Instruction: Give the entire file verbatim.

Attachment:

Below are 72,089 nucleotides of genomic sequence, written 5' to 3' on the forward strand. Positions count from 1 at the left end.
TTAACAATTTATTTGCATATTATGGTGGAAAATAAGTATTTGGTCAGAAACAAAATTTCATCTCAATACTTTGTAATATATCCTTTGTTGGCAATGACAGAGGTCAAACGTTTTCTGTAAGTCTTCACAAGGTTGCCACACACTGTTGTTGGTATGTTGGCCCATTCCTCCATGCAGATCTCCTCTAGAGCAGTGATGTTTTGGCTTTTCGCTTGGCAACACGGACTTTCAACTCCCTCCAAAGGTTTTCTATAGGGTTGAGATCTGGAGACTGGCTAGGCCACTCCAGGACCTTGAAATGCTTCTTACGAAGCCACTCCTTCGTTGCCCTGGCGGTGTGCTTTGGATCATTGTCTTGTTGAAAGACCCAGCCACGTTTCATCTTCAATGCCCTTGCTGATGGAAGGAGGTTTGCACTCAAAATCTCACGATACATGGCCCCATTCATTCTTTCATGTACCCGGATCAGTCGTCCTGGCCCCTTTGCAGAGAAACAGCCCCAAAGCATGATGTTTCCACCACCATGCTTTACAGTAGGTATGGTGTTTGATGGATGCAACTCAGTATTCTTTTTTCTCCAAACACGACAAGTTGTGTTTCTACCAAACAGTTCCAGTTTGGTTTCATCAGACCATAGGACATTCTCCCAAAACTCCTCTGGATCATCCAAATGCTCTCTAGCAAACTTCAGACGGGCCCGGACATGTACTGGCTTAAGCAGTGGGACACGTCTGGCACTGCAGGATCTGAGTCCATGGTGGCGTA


Below are 72,089 nucleotides of genomic sequence, written 5' to 3' on the forward strand. Positions count from 1 at the left end.
TTAACAATTTATTTGCATATTATGGTGGAAAATAAGTATTTGGTCAGAAACAAAATTTCATCTCAATACTTTGTAATATATCCTTTGTTGGCAATGACAGAGGTCAAACGTTTTCTGTAAGTCTTCACAAGGTTGCCACACACTGTTGTTGGTATGTTGGCCCATTCCTCCATGCAGATCTCCTCTAGAGCAGTGATGTTTTGGCTTTTCGCTTGGCAACACGGACTTTCAACTCCCTCCAAAGGTTTTCTATAGGGTTGAGATCTGGAGACTGGCTAGGCCACTCCAGGACCTTGAAATGCTTCTTACGAAGCCACTCCTTCGTTGCCCTGGCGGTGTGCTTTGGATCATTGTCTTGTTGAAAGACCCAGCCACGTTTCATCTTCAATGCCCTTGCTGATGGAAGGAGGTTTGCACTCAAAATCTCACGATACATGGCCCCATTCATTCTTTCATGTACCCGGATCAGTCGTCCTGGCCCCTTTGCAGAGAAACAGCCCCAAAGCATGATGTTTCCACCACCATGCTTTACAGTAGGTATGGTGTTTGATGGATGCAACTCAGTATTCTTTTTTCTCCAAACACGACAAGTTGTGTTTCTACCAAACAGTTCCAGTTTGGTTTCATCAGACCATAGGACATTCTCCCAAAACTCCTCTGGATCATCCAAATGCTCTCTAGCAAACTTCAGACGGGCCCGGACATGTACTGGCTTAAGCAGTGGGACACGTCTGGCACTGCAGGATCTGAGTCCATGGTGGCGTA